A tradition passed down from generation to generation, wau-making is truly the pride of Kelantanese artisans
Like two gladiators they circled each other and then backed off, waiting for the right moment to strike. Strong wind was blowing in constantly from the South China Sea, its up-drift lifting our gladiators high into the cloudless blue sky. A continuous pleasant, buzzing sound which comes from a bow-like apparatus attached to the neck of the kite, sets a background for the chattering crowd below. Then they encircled each other again, this time the lines crossing. But unlike any other form of contact sport, it’s not the kites that fight each other. Both the “puppet” and “puppeteer” are just playing secondary roles. The kites and the handlers just assist to bring the strings holding the kites aloft together in battle. Entangling themselves like snakes they go for each other’s jugular.
Usually the strings are doctored with finely crushed glass applied with glue to give them a more cutting edge and do more damage to the opponents. As one string broke, the crowd roared and the kite for a while float aimlessly before slowly falling to the ground, it’s handler hurrying to catch it and ensure that there’s not too much damage done. It will live to fight another day, maybe even have a rematch, after some minor repairs. Its victorious opponent is slowly reeled in and makes a slow landing. And with that the kite flying and fighting competition comes to an end on the bright May afternoon.
Kite flying and kite fighting are usually during the months of May to July when the wind is strongest in the state of Kelantan. It may seem like child’s play, but kite fighting is serious business for the initiated. It used to be an amusing local pastime for farmers after the padi have been harvested but had grown in stature with numerous state and international competitions being held.
There is an annual International Wau Competition in Kelantan which is part of the state’s effort to attract more tourists since 1982. Competitors come from as far as Europe, Australia, South East Asia, Japan and China. In Johor, the Pasir Gudang World Kite Festival is held yearly since 1995.
Believed to have originated in China, and brought to this part of the world by traders, the kite or wau as it is known locally, could be traced back to the times of the Sri Vijaya Kingdom. In fact, together with sepak raga, it was also the two favourite games played by royalty and the masses during the Melaka Sultanate.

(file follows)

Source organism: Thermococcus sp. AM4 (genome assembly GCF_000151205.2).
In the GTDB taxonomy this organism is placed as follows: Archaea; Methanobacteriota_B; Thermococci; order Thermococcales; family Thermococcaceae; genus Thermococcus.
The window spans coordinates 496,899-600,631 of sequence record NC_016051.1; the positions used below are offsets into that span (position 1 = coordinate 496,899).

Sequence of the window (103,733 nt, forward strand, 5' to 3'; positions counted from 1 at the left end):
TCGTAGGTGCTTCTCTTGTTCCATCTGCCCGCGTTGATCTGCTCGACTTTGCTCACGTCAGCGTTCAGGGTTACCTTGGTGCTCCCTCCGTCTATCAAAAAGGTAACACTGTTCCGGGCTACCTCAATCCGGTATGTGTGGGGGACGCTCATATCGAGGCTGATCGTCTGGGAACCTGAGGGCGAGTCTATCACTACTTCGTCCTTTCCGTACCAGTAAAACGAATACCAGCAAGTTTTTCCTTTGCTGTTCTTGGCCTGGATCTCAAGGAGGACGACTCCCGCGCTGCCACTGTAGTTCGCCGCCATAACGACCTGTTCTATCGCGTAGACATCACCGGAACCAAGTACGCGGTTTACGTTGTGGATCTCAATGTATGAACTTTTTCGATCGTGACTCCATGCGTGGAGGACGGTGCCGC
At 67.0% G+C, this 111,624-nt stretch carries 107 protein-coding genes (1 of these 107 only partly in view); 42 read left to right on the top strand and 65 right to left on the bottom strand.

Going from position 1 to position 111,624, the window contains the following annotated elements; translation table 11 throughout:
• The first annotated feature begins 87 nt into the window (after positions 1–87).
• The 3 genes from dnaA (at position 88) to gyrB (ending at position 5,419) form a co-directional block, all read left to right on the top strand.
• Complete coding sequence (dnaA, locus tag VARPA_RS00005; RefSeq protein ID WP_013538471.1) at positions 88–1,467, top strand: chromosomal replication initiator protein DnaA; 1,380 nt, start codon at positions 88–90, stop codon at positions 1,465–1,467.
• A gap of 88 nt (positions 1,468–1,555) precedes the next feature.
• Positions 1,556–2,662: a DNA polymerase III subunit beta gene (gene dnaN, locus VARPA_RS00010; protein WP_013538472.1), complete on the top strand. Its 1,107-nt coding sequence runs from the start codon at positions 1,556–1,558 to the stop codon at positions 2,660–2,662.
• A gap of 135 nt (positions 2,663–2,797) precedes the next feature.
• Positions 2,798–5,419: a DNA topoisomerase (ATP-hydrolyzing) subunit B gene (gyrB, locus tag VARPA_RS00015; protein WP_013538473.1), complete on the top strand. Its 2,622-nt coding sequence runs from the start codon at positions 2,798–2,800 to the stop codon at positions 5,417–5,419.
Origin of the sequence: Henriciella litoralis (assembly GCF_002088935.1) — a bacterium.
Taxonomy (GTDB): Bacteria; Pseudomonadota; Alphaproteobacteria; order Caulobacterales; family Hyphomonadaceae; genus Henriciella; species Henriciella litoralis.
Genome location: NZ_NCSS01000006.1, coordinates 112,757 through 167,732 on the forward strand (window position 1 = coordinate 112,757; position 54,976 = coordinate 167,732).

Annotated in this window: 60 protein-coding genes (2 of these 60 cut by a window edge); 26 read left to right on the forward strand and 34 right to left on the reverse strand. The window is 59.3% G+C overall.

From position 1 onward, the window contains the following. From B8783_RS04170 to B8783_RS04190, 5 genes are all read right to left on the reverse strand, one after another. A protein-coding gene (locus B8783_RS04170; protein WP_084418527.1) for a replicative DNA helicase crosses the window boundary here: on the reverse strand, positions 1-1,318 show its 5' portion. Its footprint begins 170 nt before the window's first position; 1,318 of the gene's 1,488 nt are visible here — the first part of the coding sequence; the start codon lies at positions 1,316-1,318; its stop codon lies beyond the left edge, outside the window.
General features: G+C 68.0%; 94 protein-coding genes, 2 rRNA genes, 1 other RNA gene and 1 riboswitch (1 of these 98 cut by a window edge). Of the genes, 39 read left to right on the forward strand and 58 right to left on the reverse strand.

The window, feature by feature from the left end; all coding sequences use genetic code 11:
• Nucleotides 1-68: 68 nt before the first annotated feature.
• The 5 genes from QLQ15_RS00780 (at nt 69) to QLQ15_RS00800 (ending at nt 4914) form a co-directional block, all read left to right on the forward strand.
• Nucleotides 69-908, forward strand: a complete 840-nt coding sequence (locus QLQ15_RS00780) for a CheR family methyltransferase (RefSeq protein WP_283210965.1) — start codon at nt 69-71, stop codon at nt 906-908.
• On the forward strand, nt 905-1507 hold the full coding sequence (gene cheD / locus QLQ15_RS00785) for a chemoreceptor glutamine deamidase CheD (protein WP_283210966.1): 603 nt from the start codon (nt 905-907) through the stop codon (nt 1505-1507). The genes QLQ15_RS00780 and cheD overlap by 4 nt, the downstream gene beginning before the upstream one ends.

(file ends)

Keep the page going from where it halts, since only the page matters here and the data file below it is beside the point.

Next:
The wau bulan or moon kite, had its origin in Kelantan although an animistic folklore said it may have started in Kedah as a way of paying homage to the spirit of the padi and spirit of the wind. Testament of its status is that the wau bulan is considered a national symbol together with the hibiscus and the keris. When in 1972 the wau bulan was adopted as the logo of national carrier Malaysia Airlines, its position is cemented in the national pride.
The wau bulan is bigger in size than other kites, usually as big as three metres, giving more space for elaborate patterns to be put on the body. It is made by pasting coloured papers on a bamboo crescent-shaped frame. Favourite colours used are gold, silver, red and green. Beautiful ornate designs are then worked into the design. But these are usually kites for exhibitions and decorations. Those for flying and fighting tended to be less intricate in design.
The importance of the wau bulan in local folklore can be seen from the fact that there is a song and dance created in its honour known as Eh Wau Bulan and Tarian Wau Bulan.
The tradition of kite-making is usually passed down from generation to generation but most youngsters now seemed to have moved on to more high-tech hobbies. Thus kite-making had become the purview of true artisans.
There are some wau specialists who could be hired to do kite-making demonstrations and conduct kite-making workshops. Sometimes, they are hired to conduct kitemaking workshops as part of larger events.
Apart from wau bulan, there are a few other types of wau such as wau tukung or wau kekek, wau barat, wau kucing, wau merak, wau baying, wau keluang, wau ikan, wau puyuh, and wau burung.
In Pantai Sri Tujuh, a picturesque beach in Tumpat about 30km out of Kota Bharu, is located the Kelantan Wau Museum where exhibits include the various types of elaborate kites which are popular in Kelantan and elsewhere in Malaysia such as Wau Kenyalang (Sarawak), Wau Helang (Perlis and Terengganu), Wau Kangkang (Kedah), Wau Seri Bulan (Perak), Wau Kapal (Selangor), Wau Kikik (Melaka), Wau Cenderawasih (Pahang) and Wau Puyuk (Kelantan). You can also see kites from Japan, Thailand and Cambodia on display. Regular demonstrations of kite-making are also held by skilled craftsmen. It is open from Saturday to Thursday.
If you are in Johor, there’s another kite museum known as Muzium Layang-Layang in Pasir Gudang. The People’s Museum in Melaka also incorporates a kite museum while a number of other museums, such as the Malay World Ethnology Museum in Kuala Lumpur, also have sections dedicated to the hobby and craft of kite making and flying.
Borneo International Kite Festival
If you’re in Bintulu from September 25-29, 2019, get ready to be blown away by an array of kites during the Borneo International Kite Festival. To be held at the huge, windy open space of the Old Bintulu Airport, the festival will showcase 400 kiters from 25 countries – both amateurs and professionals in the mix. On the ground, you can also learn about kitemaking, including the wau. There’ll also be cultural performances showcasing Malaysia’s multi-cultural diversity – plus an array of hawker food to indulge in!
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